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Microsoft patches Hotmail hole

The company confirms that it has fixed another JavaScript bug that could have posed a security risk to users of its Hotmail free email service.

Microsoft confirmed today that it has fixed another JavaScript bug that could have posed a security risk to users of its Hotmail free email service.

The security exploit is a JavaScript applet that poses as a Hotmail login dialog box. When the applet is loaded, a box pops up resembling a Hotmail login request. This could fool a user into entering his or her screen name and password, which the perpetrator could then use to access the customer's Hotmail account.

"The vulnerability was that the [bug's programmer] found a way to make a JavaScript to go ahead and launch," said Scott Culp, a product manager with Microsoft's security response team.

JavaScript, a Web scripting language developed by Netscape Communications, executes actions on a Web page without user input. The language is commonly used for launching pop-up windows or for scrolling text, but it recently has become a headache for browser developers and sites such as Hotmail because of its potential usefulness to hackers.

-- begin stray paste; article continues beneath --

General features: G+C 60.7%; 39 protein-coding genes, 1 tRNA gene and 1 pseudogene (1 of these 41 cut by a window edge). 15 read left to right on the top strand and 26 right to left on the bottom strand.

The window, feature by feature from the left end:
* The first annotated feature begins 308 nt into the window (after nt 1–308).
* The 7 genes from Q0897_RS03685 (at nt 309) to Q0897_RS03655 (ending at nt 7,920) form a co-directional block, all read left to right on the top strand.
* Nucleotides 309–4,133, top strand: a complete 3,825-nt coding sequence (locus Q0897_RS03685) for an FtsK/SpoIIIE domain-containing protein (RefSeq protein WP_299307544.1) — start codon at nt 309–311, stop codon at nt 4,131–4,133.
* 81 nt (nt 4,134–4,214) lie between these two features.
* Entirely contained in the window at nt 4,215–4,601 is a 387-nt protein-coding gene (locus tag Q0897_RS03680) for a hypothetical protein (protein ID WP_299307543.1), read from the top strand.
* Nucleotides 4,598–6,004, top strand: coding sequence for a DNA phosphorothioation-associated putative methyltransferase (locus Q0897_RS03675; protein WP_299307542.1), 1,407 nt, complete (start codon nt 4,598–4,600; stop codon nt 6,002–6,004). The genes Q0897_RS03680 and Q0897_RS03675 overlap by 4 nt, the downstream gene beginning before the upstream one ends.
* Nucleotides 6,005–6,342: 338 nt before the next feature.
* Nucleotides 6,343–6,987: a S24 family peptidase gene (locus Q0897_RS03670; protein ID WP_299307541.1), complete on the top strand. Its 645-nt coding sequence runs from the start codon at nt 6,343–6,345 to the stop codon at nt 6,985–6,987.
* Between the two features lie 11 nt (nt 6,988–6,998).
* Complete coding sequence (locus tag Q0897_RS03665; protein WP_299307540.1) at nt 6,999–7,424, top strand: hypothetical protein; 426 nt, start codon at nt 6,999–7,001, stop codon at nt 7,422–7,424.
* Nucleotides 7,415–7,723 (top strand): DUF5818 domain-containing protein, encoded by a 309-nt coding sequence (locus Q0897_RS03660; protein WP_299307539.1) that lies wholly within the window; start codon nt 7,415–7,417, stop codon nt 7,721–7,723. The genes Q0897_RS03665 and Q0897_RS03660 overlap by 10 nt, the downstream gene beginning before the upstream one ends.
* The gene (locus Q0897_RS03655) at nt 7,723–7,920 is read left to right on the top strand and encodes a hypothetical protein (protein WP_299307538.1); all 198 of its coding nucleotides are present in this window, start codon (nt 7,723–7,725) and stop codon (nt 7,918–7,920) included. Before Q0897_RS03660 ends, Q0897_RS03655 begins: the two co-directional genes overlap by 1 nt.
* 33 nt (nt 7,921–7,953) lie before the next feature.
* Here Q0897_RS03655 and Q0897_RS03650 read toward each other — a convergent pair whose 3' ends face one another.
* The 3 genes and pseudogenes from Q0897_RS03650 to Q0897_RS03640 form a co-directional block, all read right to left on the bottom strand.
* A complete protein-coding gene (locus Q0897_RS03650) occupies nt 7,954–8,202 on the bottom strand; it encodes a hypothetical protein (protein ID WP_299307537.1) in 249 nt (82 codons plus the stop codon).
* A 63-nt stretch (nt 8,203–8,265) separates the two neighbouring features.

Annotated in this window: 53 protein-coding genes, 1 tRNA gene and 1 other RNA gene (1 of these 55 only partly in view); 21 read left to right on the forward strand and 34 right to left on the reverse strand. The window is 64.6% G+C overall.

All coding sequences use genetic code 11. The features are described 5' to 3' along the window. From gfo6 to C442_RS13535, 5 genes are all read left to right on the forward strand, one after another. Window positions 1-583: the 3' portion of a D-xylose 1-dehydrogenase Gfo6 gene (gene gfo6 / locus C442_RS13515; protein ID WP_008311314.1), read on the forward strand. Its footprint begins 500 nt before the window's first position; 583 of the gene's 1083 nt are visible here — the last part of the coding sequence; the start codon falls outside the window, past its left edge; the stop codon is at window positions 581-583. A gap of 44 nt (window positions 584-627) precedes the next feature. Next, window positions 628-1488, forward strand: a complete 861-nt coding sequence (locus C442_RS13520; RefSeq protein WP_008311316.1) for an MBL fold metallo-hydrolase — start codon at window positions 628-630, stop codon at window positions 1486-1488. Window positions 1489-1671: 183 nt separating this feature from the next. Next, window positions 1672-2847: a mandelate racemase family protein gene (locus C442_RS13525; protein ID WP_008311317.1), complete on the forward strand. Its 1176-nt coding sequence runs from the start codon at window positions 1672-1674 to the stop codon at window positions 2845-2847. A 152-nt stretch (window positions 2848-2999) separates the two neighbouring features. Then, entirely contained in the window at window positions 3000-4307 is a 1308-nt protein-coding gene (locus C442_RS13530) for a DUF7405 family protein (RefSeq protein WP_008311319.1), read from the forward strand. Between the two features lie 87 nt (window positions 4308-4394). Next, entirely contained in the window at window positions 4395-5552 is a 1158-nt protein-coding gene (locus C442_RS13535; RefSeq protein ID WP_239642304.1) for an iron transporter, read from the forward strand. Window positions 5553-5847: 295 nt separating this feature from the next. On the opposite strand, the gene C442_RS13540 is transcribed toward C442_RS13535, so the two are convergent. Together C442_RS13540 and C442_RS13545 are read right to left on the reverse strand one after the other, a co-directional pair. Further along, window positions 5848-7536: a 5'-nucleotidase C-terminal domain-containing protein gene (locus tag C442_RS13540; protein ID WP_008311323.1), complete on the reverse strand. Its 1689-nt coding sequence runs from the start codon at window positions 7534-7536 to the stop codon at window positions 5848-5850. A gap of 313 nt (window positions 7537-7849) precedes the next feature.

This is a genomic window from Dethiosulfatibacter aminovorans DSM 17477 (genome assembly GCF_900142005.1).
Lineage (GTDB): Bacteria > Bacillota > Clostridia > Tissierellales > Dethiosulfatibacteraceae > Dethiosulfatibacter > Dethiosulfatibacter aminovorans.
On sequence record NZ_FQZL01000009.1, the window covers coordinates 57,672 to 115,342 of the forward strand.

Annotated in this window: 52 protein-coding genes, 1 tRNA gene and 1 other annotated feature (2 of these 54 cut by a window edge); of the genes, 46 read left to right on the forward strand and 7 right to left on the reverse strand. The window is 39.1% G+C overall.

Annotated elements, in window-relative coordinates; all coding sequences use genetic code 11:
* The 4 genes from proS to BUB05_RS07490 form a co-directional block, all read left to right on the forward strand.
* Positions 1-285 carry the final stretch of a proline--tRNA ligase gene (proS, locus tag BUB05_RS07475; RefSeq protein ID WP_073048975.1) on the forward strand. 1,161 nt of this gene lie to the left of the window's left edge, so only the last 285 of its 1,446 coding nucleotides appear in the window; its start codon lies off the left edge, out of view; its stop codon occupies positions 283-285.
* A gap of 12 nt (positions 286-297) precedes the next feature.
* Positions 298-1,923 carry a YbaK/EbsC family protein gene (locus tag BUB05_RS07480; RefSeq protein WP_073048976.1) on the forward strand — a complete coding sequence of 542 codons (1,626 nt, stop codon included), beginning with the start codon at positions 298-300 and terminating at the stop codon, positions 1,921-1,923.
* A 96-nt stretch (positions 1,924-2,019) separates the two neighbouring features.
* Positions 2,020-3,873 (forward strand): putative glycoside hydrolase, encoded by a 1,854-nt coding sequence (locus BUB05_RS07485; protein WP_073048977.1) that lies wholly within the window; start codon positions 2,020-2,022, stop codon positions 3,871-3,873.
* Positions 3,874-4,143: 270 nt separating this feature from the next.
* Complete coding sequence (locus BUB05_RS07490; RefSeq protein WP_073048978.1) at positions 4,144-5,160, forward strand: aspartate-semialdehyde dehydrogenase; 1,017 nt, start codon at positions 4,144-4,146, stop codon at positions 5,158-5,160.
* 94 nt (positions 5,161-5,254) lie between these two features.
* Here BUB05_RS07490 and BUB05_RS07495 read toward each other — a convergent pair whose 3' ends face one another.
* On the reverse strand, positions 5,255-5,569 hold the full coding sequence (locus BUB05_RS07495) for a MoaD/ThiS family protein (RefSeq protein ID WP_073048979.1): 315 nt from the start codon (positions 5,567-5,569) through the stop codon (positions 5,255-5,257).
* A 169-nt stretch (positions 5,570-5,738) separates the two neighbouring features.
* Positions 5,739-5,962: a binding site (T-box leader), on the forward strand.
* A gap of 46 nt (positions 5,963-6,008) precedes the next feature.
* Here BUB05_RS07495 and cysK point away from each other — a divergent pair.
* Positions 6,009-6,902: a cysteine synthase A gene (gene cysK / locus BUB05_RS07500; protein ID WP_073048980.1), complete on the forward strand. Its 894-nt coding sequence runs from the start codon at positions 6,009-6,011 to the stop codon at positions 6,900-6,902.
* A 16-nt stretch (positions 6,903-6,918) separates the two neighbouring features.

Hotmail does not allow JavaScript applets to launch, because they have proven a potential risk to customer security, according to Culp. In this situation, the bug was designed to circumvent Hotmail's attempts to disable JavaScript applets to launch a phony login window.

Microsoft was alerted to the bug yesterday and fixed it shortly thereafter, Culp said.

The JavaScript applet Hotmail bug is the latest in a string of similar exploits discovered by Bulgarian programmer Georgi Guninski. Microsoft recently had its hands full with similar JavaScript security bugs, including some discovered this fall. In 1998, Microsoft implemented a filter to plug these security holes

Although Microsoft has implemented ways to prevent JavaScript applets from loading, the service is by no means impervious to attacks, according to Guninski.

"I don't want to make a scary demonstration, but it is also possible to read users' messages, to send messages from users' names and [to do] other mischief," Guninski wrote in an email to CNET News.com. "Hotmail deliberately escapes all JavaScript (it can escape) to prevent such attacks, but obviously there are holes."